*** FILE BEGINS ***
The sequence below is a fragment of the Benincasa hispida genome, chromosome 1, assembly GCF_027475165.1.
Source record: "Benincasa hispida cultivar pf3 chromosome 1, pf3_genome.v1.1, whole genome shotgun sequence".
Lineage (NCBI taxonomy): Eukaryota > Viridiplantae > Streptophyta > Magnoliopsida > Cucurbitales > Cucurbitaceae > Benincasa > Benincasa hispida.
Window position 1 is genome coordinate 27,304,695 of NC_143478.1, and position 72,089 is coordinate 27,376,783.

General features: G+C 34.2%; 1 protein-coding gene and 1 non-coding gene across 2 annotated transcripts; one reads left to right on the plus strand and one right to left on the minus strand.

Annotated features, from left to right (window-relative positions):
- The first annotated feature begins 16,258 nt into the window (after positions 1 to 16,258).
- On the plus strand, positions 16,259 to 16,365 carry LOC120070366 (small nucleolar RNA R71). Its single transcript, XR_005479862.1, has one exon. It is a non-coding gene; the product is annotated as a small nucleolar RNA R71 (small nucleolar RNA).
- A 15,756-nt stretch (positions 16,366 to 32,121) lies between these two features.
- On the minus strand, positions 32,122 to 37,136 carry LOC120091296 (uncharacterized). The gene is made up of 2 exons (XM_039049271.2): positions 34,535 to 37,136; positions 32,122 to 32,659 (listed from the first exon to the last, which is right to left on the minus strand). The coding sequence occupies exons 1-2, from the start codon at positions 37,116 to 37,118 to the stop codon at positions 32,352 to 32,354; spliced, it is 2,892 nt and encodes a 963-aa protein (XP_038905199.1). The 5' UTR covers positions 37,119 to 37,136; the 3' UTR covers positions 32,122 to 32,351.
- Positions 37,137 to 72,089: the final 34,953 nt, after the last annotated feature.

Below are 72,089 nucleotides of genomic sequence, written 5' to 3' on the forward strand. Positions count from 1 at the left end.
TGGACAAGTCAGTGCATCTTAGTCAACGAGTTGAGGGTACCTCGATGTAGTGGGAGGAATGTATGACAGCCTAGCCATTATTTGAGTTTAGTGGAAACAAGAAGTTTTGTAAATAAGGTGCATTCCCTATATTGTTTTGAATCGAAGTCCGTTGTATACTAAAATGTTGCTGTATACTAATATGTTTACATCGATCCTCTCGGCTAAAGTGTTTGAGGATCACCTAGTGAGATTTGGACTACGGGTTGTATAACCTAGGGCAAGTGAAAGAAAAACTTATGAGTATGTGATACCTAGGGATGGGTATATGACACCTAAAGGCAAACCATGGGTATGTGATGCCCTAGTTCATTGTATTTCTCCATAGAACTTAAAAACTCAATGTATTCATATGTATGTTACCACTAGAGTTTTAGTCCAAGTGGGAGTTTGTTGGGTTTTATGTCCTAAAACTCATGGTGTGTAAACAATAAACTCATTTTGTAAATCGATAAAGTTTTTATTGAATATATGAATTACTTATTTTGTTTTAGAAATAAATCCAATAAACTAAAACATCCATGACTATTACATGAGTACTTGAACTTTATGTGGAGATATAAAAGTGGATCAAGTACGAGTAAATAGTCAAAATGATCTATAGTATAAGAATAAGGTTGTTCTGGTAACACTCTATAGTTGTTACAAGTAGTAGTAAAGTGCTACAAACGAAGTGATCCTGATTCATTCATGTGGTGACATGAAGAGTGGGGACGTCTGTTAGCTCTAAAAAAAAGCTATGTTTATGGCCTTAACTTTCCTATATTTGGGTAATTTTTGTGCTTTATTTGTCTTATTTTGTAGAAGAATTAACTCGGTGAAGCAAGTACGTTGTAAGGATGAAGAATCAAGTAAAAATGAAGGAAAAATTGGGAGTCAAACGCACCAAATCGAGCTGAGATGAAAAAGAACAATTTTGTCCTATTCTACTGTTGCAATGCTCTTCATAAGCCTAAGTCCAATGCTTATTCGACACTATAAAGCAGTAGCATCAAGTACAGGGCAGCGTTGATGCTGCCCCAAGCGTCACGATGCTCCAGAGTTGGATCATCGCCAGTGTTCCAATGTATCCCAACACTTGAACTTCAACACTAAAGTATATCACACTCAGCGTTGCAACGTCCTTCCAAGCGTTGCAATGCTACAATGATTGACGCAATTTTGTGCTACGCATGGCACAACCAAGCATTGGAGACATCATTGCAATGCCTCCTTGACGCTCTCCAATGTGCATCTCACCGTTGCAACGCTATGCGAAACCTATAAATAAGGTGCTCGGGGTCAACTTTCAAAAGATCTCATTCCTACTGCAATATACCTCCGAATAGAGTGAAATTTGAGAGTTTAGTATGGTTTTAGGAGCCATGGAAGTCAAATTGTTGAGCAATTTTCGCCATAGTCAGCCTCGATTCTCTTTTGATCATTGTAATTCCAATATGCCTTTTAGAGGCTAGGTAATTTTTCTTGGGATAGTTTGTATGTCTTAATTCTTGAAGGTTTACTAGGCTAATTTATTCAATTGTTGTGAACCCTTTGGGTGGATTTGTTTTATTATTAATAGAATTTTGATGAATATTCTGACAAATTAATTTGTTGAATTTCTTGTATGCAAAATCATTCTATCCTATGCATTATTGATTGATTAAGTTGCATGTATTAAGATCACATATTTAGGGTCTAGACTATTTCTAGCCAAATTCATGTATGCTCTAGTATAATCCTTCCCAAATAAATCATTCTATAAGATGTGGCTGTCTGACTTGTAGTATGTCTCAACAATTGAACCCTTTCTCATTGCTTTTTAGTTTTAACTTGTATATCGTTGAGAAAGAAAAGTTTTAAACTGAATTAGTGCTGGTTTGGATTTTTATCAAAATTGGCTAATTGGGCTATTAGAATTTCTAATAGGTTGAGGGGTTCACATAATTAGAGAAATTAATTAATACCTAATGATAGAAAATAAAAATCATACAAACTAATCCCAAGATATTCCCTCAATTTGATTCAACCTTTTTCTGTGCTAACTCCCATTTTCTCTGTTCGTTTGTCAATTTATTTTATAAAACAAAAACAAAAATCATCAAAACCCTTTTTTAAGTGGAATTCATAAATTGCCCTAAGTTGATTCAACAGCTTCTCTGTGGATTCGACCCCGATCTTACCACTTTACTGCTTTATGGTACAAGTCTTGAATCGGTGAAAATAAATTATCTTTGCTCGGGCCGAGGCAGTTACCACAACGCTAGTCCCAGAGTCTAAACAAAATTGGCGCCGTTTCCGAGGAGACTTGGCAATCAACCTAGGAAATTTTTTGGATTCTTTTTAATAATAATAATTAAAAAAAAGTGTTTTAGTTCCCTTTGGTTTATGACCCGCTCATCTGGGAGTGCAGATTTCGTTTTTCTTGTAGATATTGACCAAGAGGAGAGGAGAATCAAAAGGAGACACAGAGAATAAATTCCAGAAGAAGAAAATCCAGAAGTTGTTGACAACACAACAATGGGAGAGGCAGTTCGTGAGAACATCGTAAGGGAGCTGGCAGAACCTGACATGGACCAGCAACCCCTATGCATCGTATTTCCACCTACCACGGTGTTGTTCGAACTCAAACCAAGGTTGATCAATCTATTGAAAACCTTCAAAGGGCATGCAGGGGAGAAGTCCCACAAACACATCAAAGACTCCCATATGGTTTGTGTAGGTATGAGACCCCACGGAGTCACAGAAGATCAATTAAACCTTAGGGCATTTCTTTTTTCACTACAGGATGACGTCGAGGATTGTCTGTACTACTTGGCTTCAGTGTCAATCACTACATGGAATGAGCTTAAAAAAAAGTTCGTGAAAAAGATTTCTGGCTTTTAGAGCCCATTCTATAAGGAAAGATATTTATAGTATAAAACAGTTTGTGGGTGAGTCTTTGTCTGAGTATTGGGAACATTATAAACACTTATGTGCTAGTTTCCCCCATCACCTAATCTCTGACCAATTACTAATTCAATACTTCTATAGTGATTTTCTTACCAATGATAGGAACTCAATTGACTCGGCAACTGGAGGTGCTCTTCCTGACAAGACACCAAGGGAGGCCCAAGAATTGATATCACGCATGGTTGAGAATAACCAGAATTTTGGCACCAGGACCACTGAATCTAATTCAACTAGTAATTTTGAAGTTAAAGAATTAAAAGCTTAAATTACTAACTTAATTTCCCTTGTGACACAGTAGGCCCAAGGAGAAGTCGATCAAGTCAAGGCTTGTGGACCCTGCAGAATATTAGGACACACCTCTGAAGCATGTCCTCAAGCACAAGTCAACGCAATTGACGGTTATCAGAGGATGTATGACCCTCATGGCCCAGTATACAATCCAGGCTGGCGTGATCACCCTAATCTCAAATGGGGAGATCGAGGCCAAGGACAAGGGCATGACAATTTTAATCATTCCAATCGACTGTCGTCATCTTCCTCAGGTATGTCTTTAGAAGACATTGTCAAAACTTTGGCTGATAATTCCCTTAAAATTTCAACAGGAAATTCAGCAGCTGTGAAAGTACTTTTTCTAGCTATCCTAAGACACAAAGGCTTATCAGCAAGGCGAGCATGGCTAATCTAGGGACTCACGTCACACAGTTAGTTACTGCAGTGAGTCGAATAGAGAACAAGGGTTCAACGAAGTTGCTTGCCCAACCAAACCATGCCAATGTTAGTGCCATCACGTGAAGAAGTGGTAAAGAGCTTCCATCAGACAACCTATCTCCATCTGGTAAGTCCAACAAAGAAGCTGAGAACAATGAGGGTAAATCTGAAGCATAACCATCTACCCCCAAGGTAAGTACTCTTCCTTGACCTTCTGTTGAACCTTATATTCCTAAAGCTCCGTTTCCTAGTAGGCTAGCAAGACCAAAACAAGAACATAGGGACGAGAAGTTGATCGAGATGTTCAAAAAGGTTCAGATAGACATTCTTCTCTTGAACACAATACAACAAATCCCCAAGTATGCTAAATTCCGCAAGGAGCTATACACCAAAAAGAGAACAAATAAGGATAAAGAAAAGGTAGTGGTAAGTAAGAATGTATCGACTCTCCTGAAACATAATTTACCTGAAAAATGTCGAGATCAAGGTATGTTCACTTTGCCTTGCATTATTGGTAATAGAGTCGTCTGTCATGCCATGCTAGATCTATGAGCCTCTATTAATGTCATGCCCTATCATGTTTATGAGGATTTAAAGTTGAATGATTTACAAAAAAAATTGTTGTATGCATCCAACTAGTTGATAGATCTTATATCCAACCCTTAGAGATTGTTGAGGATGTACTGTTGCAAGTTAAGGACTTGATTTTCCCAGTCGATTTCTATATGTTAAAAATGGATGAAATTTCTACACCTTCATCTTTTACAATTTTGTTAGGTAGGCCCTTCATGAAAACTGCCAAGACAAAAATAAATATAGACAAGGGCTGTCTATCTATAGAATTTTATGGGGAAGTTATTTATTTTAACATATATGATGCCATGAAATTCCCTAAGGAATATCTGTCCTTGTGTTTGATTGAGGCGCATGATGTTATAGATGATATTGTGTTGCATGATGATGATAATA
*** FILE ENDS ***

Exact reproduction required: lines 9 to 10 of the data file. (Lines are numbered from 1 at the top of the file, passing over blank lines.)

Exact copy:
- A 15,756-nt stretch (positions 16,366 to 32,121) lies between these two features.
- On the minus strand, positions 32,122 to 37,136 carry LOC120091296 (uncharacterized). The gene is made up of 2 exons (XM_039049271.2): positions 34,535 to 37,136; positions 32,122 to 32,659 (listed from the first exon to the last, which is right to left on the minus strand). The coding sequence occupies exons 1-2, from the start codon at positions 37,116 to 37,118 to the stop codon at positions 32,352 to 32,354; spliced, it is 2,892 nt and encodes a 963-aa protein (XP_038905199.1). The 5' UTR covers positions 37,119 to 37,136; the 3' UTR covers positions 32,122 to 32,351.